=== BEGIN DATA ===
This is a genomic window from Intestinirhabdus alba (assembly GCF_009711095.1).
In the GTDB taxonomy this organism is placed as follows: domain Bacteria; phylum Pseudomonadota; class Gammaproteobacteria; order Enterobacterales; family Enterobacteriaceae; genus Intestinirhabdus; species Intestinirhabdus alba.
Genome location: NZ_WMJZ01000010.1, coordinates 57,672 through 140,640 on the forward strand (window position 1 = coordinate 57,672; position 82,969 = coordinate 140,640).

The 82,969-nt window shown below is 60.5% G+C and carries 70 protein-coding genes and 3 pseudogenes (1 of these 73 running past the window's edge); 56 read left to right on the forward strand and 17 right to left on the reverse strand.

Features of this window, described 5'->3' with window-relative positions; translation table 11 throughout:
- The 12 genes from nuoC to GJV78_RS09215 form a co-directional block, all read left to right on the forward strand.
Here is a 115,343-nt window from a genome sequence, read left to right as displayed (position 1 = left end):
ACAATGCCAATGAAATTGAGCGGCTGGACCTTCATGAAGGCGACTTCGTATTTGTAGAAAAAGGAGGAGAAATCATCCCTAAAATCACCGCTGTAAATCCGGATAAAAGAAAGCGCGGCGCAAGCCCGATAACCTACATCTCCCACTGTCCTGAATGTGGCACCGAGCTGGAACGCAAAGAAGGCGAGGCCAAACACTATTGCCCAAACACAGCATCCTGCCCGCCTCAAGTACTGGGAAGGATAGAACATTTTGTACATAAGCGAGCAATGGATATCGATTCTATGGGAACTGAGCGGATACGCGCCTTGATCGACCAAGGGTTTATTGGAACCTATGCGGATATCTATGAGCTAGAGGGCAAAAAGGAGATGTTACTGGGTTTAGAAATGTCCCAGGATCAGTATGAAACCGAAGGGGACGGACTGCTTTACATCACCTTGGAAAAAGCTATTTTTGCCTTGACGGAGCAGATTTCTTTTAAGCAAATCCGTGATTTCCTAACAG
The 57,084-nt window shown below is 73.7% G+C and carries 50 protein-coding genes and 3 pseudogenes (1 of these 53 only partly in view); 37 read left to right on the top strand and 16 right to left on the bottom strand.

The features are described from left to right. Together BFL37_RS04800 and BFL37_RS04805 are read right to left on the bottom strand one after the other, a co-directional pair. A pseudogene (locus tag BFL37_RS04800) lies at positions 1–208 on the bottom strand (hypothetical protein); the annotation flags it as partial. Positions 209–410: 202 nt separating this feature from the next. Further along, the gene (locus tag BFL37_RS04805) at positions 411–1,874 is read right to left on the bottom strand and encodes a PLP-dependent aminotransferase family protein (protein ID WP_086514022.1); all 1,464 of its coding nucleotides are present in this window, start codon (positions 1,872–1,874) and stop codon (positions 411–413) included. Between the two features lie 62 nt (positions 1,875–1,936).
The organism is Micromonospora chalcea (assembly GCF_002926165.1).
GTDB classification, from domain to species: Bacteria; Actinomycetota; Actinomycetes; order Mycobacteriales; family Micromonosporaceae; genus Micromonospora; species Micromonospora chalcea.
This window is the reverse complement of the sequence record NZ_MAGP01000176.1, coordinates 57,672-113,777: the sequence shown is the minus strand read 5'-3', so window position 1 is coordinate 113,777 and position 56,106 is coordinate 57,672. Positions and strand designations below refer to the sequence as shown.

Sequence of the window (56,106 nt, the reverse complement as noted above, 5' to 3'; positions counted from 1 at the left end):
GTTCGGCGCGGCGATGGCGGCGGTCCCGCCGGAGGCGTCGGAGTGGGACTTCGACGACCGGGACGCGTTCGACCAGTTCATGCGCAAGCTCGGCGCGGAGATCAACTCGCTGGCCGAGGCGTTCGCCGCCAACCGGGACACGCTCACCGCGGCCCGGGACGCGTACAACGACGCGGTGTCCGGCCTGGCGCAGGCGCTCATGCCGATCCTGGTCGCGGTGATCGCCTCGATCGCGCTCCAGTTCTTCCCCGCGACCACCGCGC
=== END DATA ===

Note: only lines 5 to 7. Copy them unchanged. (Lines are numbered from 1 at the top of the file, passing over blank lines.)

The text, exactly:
Features of this window, described 5'->3' with window-relative positions; translation table 11 throughout:
- The 12 genes from nuoC to GJV78_RS09215 form a co-directional block, all read left to right on the forward strand.
Here is a 115,343-nt window from a genome sequence, read left to right as displayed (position 1 = left end):